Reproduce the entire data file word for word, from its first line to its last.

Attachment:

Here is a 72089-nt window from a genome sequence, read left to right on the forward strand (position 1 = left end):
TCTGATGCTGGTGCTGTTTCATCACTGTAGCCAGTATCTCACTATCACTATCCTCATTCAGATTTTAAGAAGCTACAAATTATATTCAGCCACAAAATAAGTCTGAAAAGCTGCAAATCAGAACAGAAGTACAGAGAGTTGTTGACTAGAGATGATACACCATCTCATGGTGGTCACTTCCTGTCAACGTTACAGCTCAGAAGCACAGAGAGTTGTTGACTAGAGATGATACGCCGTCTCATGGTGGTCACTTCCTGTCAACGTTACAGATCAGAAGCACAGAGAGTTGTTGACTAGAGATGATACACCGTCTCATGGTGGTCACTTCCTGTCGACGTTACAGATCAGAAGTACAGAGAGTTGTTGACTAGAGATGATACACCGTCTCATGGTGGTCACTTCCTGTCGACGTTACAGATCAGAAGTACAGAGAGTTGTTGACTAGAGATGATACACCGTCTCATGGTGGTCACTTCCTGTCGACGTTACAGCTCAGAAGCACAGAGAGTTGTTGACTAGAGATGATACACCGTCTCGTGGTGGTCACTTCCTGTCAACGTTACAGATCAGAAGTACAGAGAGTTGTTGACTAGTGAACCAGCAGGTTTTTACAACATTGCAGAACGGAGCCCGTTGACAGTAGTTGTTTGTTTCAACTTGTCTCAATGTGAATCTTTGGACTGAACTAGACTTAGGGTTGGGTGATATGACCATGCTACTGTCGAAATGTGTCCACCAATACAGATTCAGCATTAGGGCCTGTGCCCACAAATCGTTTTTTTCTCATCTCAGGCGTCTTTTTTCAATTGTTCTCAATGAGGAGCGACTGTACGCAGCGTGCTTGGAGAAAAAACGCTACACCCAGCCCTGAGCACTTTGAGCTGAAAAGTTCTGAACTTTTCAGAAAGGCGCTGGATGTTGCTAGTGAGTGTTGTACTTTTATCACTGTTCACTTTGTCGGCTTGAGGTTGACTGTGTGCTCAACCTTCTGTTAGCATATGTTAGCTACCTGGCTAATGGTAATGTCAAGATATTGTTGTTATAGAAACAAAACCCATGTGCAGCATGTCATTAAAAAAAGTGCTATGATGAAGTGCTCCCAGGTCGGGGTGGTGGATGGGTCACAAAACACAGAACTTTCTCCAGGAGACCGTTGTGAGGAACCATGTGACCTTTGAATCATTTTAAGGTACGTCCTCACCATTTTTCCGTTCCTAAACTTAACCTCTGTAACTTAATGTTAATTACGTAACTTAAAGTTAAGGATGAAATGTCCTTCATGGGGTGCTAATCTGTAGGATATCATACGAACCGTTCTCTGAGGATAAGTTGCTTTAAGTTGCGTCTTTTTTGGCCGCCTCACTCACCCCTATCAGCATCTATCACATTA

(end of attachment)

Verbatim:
Here is a 72089-nt window from a genome sequence, read left to right on the forward strand (position 1 = left end):
TCTGATGCTGGTGCTGTTTCATCACTGTAGCCAGTATCTCACTATCACTATCCTCATTCAGATTTTAAGAAGCTACAAATTATATTCAGCCACAAAATAAGTCTGAAAAGCTGCAAATCAGAACAGAAGTACAGAGAGTTGTTGACTAGAGATGATACACCATCTCATGGTGGTCACTTCCTGTCAACGTTACAGCTCAGAAGCACAGAGAGTTGTTGACTAGAGATGATACGCCGTCTCATGGTGGTCACTTCCTGTCAACGTTACAGATCAGAAGCACAGAGAGTTGTTGACTAGAGATGATACACCGTCTCATGGTGGTCACTTCCTGTCGACGTTACAGATCAGAAGTACAGAGAGTTGTTGACTAGAGATGATACACCGTCTCATGGTGGTCACTTCCTGTCGACGTTACAGATCAGAAGTACAGAGAGTTGTTGACTAGAGATGATACACCGTCTCATGGTGGTCACTTCCTGTCGACGTTACAGCTCAGAAGCACAGAGAGTTGTTGACTAGAGATGATACACCGTCTCGTGGTGGTCACTTCCTGTCAACGTTACAGATCAGAAGTACAGAGAGTTGTTGACTAGTGAACCAGCAGGTTTTTACAACATTGCAGAACGGAGCCCGTTGACAGTAGTTGTTTGTTTCAACTTGTCTCAATGTGAATCTTTGGACTGAACTAGACTTAGGGTTGGGTGATATGACCATGCTACTGTCGAAATGTGTCCACCAATACAGATTCAGCATTAGGGCCTGTGCCCACAAATCGTTTTTTTCTCATCTCAGGCGTCTTTTTTCAATTGTTCTCAATGAGGAGCGACTGTACGCAGCGTGCTTGGAGAAAAAACGCTACACCCAGCCCTGAGCACTTTGAGCTGAAAAGTTCTGAACTTTTCAGAAAGGCGCTGGATGTTGCTAGTGAGTGTTGTACTTTTATCACTGTTCACTTTGTCGGCTTGAGGTTGACTGTGTGCTCAACCTTCTGTTAGCATATGTTAGCTACCTGGCTAATGGTAATGTCAAGATATTGTTGTTATAGAAACAAAACCCATGTGCAGCATGTCATTAAAAAAAGTGCTATGATGAAGTGCTCCCAGGTCGGGGTGGTGGATGGGTCACAAAACACAGAACTTTCTCCAGGAGACCGTTGTGAGGAACCATGTGACCTTTGAATCATTTTAAGGTACGTCCTCACCATTTTTCCGTTCCTAAACTTAACCTCTGTAACTTAATGTTAATTACGTAACTTAAAGTTAAGGATGAAATGTCCTTCATGGGGTGCTAATCTGTAGGATATCATACGAACCGTTCTCTGAGGATAAGTTGCTTTAAGTTGCGTCTTTTTTGGCCGCCTCACTCACCCCTATCAGCATCTATCACATTA